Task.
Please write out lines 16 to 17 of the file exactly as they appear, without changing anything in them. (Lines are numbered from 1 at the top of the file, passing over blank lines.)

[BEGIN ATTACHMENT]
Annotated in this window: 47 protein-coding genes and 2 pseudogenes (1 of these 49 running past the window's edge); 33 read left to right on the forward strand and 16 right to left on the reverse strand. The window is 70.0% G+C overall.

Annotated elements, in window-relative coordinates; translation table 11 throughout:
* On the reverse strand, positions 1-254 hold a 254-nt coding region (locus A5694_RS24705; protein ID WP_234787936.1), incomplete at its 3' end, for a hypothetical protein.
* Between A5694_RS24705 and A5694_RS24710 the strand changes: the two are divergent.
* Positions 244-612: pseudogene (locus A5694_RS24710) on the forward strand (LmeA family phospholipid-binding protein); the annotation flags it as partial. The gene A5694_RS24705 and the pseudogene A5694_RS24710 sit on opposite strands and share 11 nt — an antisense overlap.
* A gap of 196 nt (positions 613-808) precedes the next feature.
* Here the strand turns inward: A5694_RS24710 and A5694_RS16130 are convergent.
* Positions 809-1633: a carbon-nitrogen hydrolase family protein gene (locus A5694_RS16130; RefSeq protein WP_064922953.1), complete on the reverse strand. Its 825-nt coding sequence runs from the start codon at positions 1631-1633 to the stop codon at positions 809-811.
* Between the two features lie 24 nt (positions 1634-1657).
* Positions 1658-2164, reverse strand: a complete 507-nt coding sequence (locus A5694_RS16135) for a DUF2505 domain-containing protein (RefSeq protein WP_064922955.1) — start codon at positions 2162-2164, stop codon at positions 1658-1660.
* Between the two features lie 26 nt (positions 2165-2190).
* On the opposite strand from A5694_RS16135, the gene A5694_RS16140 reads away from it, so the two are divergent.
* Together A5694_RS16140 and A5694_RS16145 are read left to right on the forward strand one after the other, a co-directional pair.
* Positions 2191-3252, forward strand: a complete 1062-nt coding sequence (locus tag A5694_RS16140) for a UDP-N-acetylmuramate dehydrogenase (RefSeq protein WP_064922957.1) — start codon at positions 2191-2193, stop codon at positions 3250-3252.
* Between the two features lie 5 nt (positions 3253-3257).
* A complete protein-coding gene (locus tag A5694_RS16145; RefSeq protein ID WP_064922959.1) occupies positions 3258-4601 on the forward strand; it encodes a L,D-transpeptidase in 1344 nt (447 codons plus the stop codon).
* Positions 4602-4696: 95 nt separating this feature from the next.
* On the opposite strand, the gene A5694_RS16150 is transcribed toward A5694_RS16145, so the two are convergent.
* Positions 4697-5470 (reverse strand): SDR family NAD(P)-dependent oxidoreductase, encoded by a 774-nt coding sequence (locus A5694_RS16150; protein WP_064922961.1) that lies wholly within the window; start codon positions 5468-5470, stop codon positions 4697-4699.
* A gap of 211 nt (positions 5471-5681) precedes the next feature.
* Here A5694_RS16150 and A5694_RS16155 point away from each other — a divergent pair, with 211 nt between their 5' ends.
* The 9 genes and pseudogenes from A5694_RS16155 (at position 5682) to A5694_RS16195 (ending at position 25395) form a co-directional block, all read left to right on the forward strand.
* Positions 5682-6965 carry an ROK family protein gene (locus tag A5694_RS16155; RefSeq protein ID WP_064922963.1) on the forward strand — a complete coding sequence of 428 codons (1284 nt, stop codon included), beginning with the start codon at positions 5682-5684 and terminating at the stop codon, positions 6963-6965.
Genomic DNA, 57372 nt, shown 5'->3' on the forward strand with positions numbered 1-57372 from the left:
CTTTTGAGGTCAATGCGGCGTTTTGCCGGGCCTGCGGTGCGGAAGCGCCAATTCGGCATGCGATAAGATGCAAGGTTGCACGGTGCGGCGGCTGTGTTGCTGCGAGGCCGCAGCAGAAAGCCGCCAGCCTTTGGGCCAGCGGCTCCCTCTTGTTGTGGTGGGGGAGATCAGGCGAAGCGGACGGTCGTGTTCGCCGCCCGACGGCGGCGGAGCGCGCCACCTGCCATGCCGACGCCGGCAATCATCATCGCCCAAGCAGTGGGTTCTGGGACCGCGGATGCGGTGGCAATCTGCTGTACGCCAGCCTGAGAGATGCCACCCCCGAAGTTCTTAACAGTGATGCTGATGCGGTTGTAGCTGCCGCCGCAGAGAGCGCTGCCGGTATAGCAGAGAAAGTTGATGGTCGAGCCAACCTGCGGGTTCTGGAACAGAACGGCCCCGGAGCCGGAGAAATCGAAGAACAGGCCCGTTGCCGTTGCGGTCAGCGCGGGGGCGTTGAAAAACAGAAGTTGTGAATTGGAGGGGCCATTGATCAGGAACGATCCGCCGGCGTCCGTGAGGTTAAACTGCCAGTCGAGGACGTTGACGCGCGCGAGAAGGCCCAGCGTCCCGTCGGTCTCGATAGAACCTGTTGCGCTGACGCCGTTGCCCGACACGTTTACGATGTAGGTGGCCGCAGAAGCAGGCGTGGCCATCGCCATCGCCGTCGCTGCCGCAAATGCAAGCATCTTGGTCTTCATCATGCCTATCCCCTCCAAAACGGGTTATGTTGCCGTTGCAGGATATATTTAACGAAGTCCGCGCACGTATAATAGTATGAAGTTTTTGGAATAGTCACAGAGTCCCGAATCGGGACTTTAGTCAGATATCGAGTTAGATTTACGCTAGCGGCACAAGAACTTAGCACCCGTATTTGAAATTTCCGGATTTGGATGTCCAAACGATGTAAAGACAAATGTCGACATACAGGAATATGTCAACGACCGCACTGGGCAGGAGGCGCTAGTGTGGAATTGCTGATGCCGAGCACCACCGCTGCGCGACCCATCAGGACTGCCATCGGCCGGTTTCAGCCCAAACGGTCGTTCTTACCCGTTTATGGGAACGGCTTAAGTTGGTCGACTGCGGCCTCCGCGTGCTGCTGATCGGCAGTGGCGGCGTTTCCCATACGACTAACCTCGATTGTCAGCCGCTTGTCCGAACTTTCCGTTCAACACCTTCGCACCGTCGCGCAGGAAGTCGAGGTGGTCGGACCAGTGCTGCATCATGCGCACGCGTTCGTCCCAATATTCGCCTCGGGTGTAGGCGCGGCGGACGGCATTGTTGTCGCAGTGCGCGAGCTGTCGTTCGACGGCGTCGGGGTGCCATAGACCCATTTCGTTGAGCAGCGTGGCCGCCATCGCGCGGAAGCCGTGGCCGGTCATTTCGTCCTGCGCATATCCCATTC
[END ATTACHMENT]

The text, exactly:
* A complete protein-coding gene (locus tag A5694_RS16145; RefSeq protein ID WP_064922959.1) occupies positions 3258-4601 on the forward strand; it encodes a L,D-transpeptidase in 1344 nt (447 codons plus the stop codon).
* Positions 4602-4696: 95 nt separating this feature from the next.